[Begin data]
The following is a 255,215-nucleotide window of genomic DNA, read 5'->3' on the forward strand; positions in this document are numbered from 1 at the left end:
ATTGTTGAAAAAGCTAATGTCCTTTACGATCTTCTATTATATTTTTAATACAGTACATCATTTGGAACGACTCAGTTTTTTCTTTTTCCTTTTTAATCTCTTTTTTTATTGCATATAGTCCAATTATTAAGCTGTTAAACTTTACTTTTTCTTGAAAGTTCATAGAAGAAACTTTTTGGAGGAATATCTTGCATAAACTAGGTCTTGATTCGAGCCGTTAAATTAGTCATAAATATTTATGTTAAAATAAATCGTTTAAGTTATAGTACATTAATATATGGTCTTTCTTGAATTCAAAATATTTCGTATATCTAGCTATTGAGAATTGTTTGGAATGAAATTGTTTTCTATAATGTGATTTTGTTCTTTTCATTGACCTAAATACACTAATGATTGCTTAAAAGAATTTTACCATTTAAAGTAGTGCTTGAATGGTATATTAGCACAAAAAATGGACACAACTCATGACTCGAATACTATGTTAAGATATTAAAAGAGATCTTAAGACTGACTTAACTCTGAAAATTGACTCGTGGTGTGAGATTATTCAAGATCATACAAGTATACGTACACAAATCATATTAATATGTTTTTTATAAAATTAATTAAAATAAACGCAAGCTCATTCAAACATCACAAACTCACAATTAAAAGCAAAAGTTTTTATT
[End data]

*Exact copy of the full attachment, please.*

The following is a 255,215-nucleotide window of genomic DNA, read 5'->3' on the forward strand; positions in this document are numbered from 1 at the left end:
ATTGTTGAAAAAGCTAATGTCCTTTACGATCTTCTATTATATTTTTAATACAGTACATCATTTGGAACGACTCAGTTTTTTCTTTTTCCTTTTTAATCTCTTTTTTTATTGCATATAGTCCAATTATTAAGCTGTTAAACTTTACTTTTTCTTGAAAGTTCATAGAAGAAACTTTTTGGAGGAATATCTTGCATAAACTAGGTCTTGATTCGAGCCGTTAAATTAGTCATAAATATTTATGTTAAAATAAATCGTTTAAGTTATAGTACATTAATATATGGTCTTTCTTGAATTCAAAATATTTCGTATATCTAGCTATTGAGAATTGTTTGGAATGAAATTGTTTTCTATAATGTGATTTTGTTCTTTTCATTGACCTAAATACACTAATGATTGCTTAAAAGAATTTTACCATTTAAAGTAGTGCTTGAATGGTATATTAGCACAAAAAATGGACACAACTCATGACTCGAATACTATGTTAAGATATTAAAAGAGATCTTAAGACTGACTTAACTCTGAAAATTGACTCGTGGTGTGAGATTATTCAAGATCATACAAGTATACGTACACAAATCATATTAATATGTTTTTTATAAAATTAATTAAAATAAACGCAAGCTCATTCAAACATCACAAACTCACAATTAAAAGCAAAAGTTTTTATT